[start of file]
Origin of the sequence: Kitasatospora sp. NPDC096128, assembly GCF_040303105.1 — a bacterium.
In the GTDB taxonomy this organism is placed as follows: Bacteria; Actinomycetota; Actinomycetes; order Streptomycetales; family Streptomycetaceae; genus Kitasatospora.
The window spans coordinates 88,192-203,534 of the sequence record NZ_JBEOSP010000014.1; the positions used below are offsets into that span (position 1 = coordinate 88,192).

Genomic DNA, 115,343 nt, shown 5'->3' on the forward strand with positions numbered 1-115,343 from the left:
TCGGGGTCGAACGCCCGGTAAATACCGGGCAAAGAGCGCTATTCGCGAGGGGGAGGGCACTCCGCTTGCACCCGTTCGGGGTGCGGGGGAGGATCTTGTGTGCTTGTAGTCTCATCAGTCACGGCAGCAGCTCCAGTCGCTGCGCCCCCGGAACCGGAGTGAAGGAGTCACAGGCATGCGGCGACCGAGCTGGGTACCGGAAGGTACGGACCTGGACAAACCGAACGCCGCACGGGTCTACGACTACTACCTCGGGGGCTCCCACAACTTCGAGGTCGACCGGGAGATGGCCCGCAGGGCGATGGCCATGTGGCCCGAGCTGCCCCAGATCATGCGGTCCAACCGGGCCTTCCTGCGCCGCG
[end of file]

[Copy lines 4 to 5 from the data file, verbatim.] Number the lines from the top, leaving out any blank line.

Genomic DNA, 115,343 nt, shown 5'->3' on the forward strand with positions numbered 1-115,343 from the left:
TCGGGGTCGAACGCCCGGTAAATACCGGGCAAAGAGCGCTATTCGCGAGGGGGAGGGCACTCCGCTTGCACCCGTTCGGGGTGCGGGGGAGGATCTTGTGTGCTTGTAGTCTCATCAGTCACGGCAGCAGCTCCAGTCGCTGCGCCCCCGGAACCGGAGTGAAGGAGTCACAGGCATGCGGCGACCGAGCTGGGTACCGGAAGGTACGGACCTGGACAAACCGAACGCCGCACGGGTCTACGACTACTACCTCGGGGGCTCCCACAACTTCGAGGTCGACCGGGAGATGGCCCGCAGGGCGATGGCCATGTGGCCCGAGCTGCCCCAGATCATGCGGTCCAACCGGGCCTTCCTGCGCCGCG